Acid reflux, also known as acid indigestion, is a common condition that affects nearly everyone at some point in their lives.
it is caused because of
--> Eating large meals or lying down right after a meal
--> Being overweight or obese
--> Eating a heavy meal and lying on your back or bending over at the waist
--> Snacking close to bedtime
--> Taking aspirin, ibuprofen, certain muscle relaxers, or blood pressure medications.
The association of constipation in the causation of acid reflux has not yet been documented.To undertstand why,you need to understand a bit about acid reflux first.
So acid reflux occurs when the lower esophageal sphincter (LES)—the muscle that acts as a valve between the esophagus and the stomach—either relaxes or doesn’t close properly. This allows stomach contents including acidic digestive juices to back up into the esophagus. As you have experienced, heartburn is a common result of this process, which results from irritation of the mucosal lining of the esophagus and stomach. If the disease process is severe enough, other symptoms can develop as well,
--> Excessive salivation
--> Chronic cough
--> Pain with swallowing and
--> Difficulty with swallowing.
Symptoms of acid reflux are all related directly to changes within the upper gastrointestinal tract (ie, the stomach and esophagus), and have no significant impact on the lower tract (the small and large intestines). As such, acid reflux has no relation to constipation, which most commonly occurs as a result of abnormalities in the large intestine. The only known association between the two are that antacids taken for treating the symptoms of acid reflux could cause constipation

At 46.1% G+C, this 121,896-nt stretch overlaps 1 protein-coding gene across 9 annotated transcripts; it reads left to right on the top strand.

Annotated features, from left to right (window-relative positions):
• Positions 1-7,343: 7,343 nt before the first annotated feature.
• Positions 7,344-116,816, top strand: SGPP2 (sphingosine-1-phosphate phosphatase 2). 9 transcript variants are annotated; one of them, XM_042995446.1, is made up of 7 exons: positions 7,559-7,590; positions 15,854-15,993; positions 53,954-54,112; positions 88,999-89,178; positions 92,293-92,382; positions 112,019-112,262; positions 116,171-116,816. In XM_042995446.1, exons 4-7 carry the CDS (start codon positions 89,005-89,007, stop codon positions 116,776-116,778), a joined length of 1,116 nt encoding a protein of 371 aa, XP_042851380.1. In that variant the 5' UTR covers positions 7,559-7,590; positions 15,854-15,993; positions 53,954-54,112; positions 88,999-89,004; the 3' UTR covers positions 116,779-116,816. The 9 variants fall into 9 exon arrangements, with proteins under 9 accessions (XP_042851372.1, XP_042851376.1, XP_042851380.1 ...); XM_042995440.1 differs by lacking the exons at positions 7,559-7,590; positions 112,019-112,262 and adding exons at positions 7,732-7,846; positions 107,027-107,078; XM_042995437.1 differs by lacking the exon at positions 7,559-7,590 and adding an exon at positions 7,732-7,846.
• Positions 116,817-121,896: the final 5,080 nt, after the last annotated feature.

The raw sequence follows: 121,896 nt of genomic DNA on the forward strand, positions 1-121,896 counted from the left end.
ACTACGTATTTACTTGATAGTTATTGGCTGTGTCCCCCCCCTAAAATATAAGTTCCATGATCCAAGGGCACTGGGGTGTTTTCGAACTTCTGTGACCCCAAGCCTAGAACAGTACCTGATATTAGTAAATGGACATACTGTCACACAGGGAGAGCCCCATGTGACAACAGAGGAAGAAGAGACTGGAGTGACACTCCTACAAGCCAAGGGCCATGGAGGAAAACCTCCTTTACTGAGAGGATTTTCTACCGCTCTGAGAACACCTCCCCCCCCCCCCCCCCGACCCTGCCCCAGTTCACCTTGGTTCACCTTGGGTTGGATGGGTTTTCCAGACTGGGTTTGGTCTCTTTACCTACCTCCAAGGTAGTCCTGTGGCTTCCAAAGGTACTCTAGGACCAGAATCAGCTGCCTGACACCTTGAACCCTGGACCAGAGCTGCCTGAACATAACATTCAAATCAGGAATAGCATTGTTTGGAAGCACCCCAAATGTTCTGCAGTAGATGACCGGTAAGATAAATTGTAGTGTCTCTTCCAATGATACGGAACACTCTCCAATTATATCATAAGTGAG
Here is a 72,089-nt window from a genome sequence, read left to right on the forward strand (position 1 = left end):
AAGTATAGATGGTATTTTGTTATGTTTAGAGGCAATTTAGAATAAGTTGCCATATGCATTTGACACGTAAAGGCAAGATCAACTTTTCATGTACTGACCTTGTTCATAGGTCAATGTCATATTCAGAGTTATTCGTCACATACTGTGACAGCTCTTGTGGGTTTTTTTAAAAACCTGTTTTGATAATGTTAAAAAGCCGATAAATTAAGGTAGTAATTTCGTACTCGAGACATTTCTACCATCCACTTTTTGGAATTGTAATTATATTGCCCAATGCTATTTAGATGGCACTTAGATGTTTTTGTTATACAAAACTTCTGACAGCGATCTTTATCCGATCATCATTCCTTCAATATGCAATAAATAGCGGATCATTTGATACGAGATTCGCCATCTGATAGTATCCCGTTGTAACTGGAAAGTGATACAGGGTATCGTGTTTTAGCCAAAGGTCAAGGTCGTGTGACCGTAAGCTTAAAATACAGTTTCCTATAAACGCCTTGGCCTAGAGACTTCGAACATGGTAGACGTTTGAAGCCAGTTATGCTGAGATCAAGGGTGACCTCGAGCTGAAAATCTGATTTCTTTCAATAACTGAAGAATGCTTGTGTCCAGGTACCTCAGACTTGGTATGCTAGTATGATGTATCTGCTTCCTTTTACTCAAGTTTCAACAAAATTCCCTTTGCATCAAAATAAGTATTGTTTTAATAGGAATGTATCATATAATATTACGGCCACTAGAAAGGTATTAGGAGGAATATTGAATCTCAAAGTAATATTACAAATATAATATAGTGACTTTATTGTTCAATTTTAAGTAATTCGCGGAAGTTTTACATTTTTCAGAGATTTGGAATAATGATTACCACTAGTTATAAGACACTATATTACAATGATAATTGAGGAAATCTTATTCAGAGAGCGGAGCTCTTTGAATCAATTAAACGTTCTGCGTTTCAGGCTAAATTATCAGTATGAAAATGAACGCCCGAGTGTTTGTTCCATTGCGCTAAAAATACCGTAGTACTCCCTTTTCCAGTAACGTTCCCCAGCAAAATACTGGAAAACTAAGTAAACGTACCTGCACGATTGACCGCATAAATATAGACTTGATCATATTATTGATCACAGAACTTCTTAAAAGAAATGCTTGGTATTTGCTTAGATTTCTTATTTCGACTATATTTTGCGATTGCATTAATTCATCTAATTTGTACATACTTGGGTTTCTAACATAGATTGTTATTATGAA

There are also some proposed theories that suggest constipation to cause accumulation of hard stools in the lumen which obstructs the outflow of acid in the stomach from leaving the body and hence causing it to reflux but there is no evidence for the same and this theory has been discarded.Other theories suggest that constipation can eventually cause toxins to build up in the body from a lack of bowel transit time. Slow moving waste through the colon ferments longer, releases excess toxins into the bloodstream because of constant contact with the intestinal wall, and facilitates a greater growth of both good and opportunistic bacteria. The extra growth of biotics and increased fermentation of waste in the colon eventually produces more gas in the bowels. A patient will eventually develop heartburn because of slow gastric emptying, which is caused by excess pressure and bloating in the abdomen area. This extra-added abdominal pressure forces stomach acid through the lower esophageal sphincter and is the cause of acid reflux. There has been no research to prove this theory either.
Hence If you are experiencing symptoms of both the conditions, there is a possibility that they may be unrelated. Some measures that you could take to help reduce your symptoms are
--> Walk for at least thirty minutes daily. Walking helps stimulate bowel movement
--> Increase fibre content of your diet
--> Stay hydrated.
I Hope this has satisfactorily answered your query.
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